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April Main Page
Report from West Tokyo JALT
Featured ESL Professional
Does SLA Theory Really Help?
Creating a Din with the Conversation Bus
Ten Sessions You Must See in Salt Lake
What We Can Learn from Basketball
An Index of ESL MiniConference Stories
Notes and contacts
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April 2002

One: A Discourse Strategy for Building Discussion Skills
When West Tokyo JALT had its first meeting of the year on March 17th, ESL MiniConference reported it. Read a summary of Valley Peters's workshop on activating student discussions through discourse awareness.
Two: Meet Marianne Celce-Murcia
The first in our new series of "Achievement Profiles" is an exclusive interview with Dr. Marianne Celce-Murcia. (Also, read further profiles: Betty Azar / Edward Erazmus / Renee Lajcak / Robert O'Neill)
Three: Does SLA Have Any Real Relevance for Classroom Practice?
The debate got lively on the TESL-L listserv the other day when Charles Nelson suggested there is a big disconnect between linguistic theory and ESL practice. Mr. Nelson revised the message he posted and contributed the new version as an article for ESL MiniConference Online. (Also, read Bob Yates's response, and two further comments from Kevin Dellit and Charles Jannuzi!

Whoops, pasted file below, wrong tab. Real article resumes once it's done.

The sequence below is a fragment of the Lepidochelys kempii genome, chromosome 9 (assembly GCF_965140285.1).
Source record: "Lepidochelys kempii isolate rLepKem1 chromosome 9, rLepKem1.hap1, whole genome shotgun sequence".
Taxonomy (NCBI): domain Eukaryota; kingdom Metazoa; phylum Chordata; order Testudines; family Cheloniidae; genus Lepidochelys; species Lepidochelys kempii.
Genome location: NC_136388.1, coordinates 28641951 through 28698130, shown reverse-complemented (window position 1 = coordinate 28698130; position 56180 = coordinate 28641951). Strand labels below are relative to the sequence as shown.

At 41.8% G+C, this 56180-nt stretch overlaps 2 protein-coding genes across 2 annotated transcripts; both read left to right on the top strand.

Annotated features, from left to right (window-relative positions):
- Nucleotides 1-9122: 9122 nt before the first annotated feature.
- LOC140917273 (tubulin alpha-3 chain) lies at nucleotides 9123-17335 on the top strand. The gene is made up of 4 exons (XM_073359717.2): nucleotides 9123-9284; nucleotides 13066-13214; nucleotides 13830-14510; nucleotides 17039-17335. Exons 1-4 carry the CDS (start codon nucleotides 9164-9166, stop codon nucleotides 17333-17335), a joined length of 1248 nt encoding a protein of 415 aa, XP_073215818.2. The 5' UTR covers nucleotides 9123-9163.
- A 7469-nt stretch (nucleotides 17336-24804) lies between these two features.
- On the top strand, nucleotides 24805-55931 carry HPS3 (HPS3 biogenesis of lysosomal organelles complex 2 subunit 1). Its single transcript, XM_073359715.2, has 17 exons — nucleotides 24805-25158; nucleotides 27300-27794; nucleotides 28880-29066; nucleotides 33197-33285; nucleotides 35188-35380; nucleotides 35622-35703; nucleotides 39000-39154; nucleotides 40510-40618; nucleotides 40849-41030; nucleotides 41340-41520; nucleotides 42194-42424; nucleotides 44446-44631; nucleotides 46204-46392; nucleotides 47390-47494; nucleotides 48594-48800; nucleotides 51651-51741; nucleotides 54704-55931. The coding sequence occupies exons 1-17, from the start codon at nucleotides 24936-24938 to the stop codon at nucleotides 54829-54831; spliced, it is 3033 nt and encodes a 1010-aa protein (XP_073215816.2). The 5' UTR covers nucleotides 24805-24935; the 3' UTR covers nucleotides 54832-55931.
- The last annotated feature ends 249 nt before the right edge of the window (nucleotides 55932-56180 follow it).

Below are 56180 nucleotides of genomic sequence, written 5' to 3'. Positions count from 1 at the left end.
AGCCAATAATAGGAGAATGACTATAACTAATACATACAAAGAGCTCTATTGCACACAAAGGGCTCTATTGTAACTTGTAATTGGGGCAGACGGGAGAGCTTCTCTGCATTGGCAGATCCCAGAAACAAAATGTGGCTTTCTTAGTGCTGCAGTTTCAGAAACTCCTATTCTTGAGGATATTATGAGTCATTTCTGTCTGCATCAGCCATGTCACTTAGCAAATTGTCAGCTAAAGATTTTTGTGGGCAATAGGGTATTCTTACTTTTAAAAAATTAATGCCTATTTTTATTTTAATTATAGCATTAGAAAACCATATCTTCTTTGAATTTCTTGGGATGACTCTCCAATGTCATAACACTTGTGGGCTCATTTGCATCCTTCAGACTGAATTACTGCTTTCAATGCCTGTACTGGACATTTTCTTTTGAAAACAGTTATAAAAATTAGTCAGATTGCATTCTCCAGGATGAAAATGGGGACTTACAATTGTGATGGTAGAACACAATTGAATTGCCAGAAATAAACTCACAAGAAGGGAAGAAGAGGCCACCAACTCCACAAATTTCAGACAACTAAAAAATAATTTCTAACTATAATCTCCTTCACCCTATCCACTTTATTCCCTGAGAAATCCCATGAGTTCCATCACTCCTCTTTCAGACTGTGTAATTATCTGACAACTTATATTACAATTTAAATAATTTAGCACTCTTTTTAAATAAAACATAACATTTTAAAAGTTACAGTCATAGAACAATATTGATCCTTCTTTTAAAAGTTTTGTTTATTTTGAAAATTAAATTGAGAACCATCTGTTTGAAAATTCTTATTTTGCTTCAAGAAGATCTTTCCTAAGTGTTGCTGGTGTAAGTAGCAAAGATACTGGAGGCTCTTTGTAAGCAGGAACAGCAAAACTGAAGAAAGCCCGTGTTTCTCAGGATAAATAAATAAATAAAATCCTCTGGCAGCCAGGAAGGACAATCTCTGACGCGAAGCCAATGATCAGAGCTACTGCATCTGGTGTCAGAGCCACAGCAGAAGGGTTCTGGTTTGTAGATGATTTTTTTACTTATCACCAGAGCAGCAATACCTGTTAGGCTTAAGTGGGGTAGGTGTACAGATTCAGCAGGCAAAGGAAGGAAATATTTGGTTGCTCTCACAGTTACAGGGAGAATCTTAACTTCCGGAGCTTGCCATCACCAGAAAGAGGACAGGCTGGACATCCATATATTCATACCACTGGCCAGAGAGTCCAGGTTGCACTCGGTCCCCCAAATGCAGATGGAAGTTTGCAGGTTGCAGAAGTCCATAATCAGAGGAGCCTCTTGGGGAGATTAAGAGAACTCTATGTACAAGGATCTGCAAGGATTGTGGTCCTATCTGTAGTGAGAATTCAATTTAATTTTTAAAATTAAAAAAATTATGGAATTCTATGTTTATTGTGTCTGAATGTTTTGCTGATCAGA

Four: The Conversation Bus Activity
Common sense dictates that we've got to give students an opportunity to practice using English as part of our lesson plans. But how can a teacher effectively manage a classroom full of conversation, so that it doesn't degenerate into lackluster performances.
Five: The Top 10 Sessions Not to Miss at Salt Lake City
Do you have a busy schedule already planned at TESOL 2002 for getting together with friends, sipping plenty of coffee and visiting the exhibits? Here are several key sessions each day which will make the conference a learning experience as well.
Six: Basketball, Basketball, Basketball
Believe it or not, ESL teachers can learn a lot from the challenges faced by coaches guiding their teams through the NCAA tournament to the Final Four.

Other April articles:

Is Shakespeare relevant today for ESL?
Shakespeare Rocks! (by Anthea Tillyer)
We're All Children of Shakespeare (by David Himmelstein)
ESL Students Want Culture--And Will is It! (by Eugene Spoconi)

Monday is My First Day on the Job Teaching ESL--What Do I Do?
A Cognitive Trick to Remain Calm (by Lori Hokkanen)
Laying the Ground Rules with a First-Day Brainstorm (by Caroline Gwatkin)

What Should We Teach ESL Students About the Modal "Will"?
A Native-Speaker Standard Is No Longer Practical (by Paul Roberts)

Is Stephen Krashen's "Input Hypothesis" Valid?
The Natural Approach is Still Relevant Today (by Hasanbey Ellidokuzoglu)